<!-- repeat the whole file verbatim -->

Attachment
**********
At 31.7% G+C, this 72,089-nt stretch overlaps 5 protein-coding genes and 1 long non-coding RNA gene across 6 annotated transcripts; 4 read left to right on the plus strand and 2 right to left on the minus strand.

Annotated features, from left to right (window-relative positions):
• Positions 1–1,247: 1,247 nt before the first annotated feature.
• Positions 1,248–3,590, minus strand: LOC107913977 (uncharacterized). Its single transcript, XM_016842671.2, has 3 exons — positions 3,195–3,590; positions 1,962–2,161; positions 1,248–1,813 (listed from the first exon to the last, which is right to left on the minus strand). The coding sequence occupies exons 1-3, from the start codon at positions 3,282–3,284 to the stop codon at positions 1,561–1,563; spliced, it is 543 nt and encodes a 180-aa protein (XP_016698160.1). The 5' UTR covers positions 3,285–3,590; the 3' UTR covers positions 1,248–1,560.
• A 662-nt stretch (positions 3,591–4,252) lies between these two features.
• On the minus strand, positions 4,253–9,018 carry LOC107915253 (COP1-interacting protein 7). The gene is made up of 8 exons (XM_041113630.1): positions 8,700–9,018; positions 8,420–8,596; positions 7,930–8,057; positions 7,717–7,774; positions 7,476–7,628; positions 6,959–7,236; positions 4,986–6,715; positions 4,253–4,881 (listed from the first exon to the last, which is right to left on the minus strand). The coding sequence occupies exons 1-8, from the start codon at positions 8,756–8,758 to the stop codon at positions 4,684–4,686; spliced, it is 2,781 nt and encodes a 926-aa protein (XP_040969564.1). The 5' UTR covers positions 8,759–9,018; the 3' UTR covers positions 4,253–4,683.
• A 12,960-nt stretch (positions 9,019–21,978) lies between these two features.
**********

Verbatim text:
At 31.7% G+C, this 72,089-nt stretch overlaps 5 protein-coding genes and 1 long non-coding RNA gene across 6 annotated transcripts; 4 read left to right on the plus strand and 2 right to left on the minus strand.

Annotated features, from left to right (window-relative positions):
• Positions 1–1,247: 1,247 nt before the first annotated feature.
• Positions 1,248–3,590, minus strand: LOC107913977 (uncharacterized). Its single transcript, XM_016842671.2, has 3 exons — positions 3,195–3,590; positions 1,962–2,161; positions 1,248–1,813 (listed from the first exon to the last, which is right to left on the minus strand). The coding sequence occupies exons 1-3, from the start codon at positions 3,282–3,284 to the stop codon at positions 1,561–1,563; spliced, it is 543 nt and encodes a 180-aa protein (XP_016698160.1). The 5' UTR covers positions 3,285–3,590; the 3' UTR covers positions 1,248–1,560.
• A 662-nt stretch (positions 3,591–4,252) lies between these two features.
• On the minus strand, positions 4,253–9,018 carry LOC107915253 (COP1-interacting protein 7). The gene is made up of 8 exons (XM_041113630.1): positions 8,700–9,018; positions 8,420–8,596; positions 7,930–8,057; positions 7,717–7,774; positions 7,476–7,628; positions 6,959–7,236; positions 4,986–6,715; positions 4,253–4,881 (listed from the first exon to the last, which is right to left on the minus strand). The coding sequence occupies exons 1-8, from the start codon at positions 8,756–8,758 to the stop codon at positions 4,684–4,686; spliced, it is 2,781 nt and encodes a 926-aa protein (XP_040969564.1). The 5' UTR covers positions 8,759–9,018; the 3' UTR covers positions 4,253–4,683.
• A 12,960-nt stretch (positions 9,019–21,978) lies between these two features.